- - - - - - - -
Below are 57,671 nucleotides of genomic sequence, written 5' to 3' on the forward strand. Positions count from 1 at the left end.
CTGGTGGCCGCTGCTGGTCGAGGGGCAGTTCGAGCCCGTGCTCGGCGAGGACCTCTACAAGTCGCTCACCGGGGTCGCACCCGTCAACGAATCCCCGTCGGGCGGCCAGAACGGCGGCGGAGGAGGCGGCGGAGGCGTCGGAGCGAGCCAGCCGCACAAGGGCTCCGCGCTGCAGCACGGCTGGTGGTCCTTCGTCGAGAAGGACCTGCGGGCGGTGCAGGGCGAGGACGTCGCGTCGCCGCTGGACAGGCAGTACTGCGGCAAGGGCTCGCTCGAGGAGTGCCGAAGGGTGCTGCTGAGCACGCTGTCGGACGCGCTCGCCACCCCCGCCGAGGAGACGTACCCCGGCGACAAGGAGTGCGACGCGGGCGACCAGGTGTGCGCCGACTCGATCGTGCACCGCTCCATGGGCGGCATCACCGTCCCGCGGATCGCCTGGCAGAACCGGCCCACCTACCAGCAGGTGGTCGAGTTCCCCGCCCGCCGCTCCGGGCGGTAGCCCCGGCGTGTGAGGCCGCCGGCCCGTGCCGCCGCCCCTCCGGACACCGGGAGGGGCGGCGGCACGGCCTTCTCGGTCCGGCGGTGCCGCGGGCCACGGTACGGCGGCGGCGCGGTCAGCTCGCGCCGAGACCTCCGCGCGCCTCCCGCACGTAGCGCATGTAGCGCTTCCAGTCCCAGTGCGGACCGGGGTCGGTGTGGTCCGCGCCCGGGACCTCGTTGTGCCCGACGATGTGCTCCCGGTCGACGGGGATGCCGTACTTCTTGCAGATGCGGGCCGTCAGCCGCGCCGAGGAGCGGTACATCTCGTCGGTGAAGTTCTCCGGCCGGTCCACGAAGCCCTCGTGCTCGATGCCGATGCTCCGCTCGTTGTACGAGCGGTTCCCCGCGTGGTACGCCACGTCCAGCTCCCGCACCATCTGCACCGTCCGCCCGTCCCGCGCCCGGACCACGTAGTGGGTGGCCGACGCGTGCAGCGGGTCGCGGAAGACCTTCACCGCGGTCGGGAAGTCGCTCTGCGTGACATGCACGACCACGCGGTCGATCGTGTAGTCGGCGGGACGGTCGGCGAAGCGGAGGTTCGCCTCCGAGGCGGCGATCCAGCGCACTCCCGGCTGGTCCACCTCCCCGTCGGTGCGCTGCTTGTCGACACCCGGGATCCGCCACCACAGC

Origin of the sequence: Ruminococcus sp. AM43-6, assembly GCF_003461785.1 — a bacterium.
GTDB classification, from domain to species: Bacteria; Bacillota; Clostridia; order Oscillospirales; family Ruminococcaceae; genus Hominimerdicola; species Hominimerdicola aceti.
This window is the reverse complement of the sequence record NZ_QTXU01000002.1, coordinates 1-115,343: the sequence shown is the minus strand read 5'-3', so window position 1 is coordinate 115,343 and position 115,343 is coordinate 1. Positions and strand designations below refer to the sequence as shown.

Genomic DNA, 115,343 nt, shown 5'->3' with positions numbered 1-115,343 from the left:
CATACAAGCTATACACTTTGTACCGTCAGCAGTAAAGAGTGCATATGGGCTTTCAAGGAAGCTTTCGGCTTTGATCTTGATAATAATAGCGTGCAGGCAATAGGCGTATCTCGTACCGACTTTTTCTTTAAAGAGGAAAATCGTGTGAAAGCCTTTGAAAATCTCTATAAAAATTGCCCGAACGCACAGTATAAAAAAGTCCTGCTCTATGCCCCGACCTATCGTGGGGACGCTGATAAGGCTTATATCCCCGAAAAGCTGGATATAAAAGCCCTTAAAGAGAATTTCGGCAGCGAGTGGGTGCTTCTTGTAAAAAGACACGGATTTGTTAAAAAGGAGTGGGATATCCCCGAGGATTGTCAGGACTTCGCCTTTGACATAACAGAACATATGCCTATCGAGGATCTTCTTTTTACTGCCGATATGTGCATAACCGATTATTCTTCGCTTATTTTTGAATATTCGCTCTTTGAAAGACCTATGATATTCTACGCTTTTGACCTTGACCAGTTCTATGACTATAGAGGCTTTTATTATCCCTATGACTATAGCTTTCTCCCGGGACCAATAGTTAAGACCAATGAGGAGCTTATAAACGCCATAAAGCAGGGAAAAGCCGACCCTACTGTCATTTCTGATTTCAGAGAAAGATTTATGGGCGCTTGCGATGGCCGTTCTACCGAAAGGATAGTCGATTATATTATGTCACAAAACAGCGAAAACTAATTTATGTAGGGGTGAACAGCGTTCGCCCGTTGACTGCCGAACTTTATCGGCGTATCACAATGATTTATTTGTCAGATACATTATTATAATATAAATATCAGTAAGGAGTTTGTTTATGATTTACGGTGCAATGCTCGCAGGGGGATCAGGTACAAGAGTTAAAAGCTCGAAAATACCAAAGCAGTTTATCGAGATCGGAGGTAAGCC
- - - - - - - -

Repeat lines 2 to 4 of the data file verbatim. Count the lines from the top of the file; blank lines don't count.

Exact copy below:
CTGGTGGCCGCTGCTGGTCGAGGGGCAGTTCGAGCCCGTGCTCGGCGAGGACCTCTACAAGTCGCTCACCGGGGTCGCACCCGTCAACGAATCCCCGTCGGGCGGCCAGAACGGCGGCGGAGGAGGCGGCGGAGGCGTCGGAGCGAGCCAGCCGCACAAGGGCTCCGCGCTGCAGCACGGCTGGTGGTCCTTCGTCGAGAAGGACCTGCGGGCGGTGCAGGGCGAGGACGTCGCGTCGCCGCTGGACAGGCAGTACTGCGGCAAGGGCTCGCTCGAGGAGTGCCGAAGGGTGCTGCTGAGCACGCTGTCGGACGCGCTCGCCACCCCCGCCGAGGAGACGTACCCCGGCGACAAGGAGTGCGACGCGGGCGACCAGGTGTGCGCCGACTCGATCGTGCACCGCTCCATGGGCGGCATCACCGTCCCGCGGATCGCCTGGCAGAACCGGCCCACCTACCAGCAGGTGGTCGAGTTCCCCGCCCGCCGCTCCGGGCGGTAGCCCCGGCGTGTGAGGCCGCCGGCCCGTGCCGCCGCCCCTCCGGACACCGGGAGGGGCGGCGGCACGGCCTTCTCGGTCCGGCGGTGCCGCGGGCCACGGTACGGCGGCGGCGCGGTCAGCTCGCGCCGAGACCTCCGCGCGCCTCCCGCACGTAGCGCATGTAGCGCTTCCAGTCCCAGTGCGGACCGGGGTCGGTGTGGTCCGCGCCCGGGACCTCGTTGTGCCCGACGATGTGCTCCCGGTCGACGGGGATGCCGTACTTCTTGCAGATGCGGGCCGTCAGCCGCGCCGAGGAGCGGTACATCTCGTCGGTGAAGTTCTCCGGCCGGTCCACGAAGCCCTCGTGCTCGATGCCGATGCTCCGCTCGTTGTACGAGCGGTTCCCCGCGTGGTACGCCACGTCCAGCTCCCGCACCATCTGCACCGTCCGCCCGTCCCGCGCCCGGACCACGTAGTGGGTGGCCGACGCGTGCAGCGGGTCGCGGAAGACCTTCACCGCGGTCGGGAAGTCGCTCTGCGTGACATGCACGACCACGCGGTCGATCGTGTAGTCGGCGGGACGGTCGGCGAAGCGGAGGTTCGCCTCCGAGGCGGCGATCCAGCGCACTCCCGGCTGGTCCACCTCCCCGTCGGTGCGCTGCTTGTCGACACCCGGGATCCGCCACCACAGC

Origin of the sequence: Ruminococcus sp. AM43-6, assembly GCF_003461785.1 — a bacterium.
GTDB classification, from domain to species: Bacteria; Bacillota; Clostridia; order Oscillospirales; family Ruminococcaceae; genus Hominimerdicola; species Hominimerdicola aceti.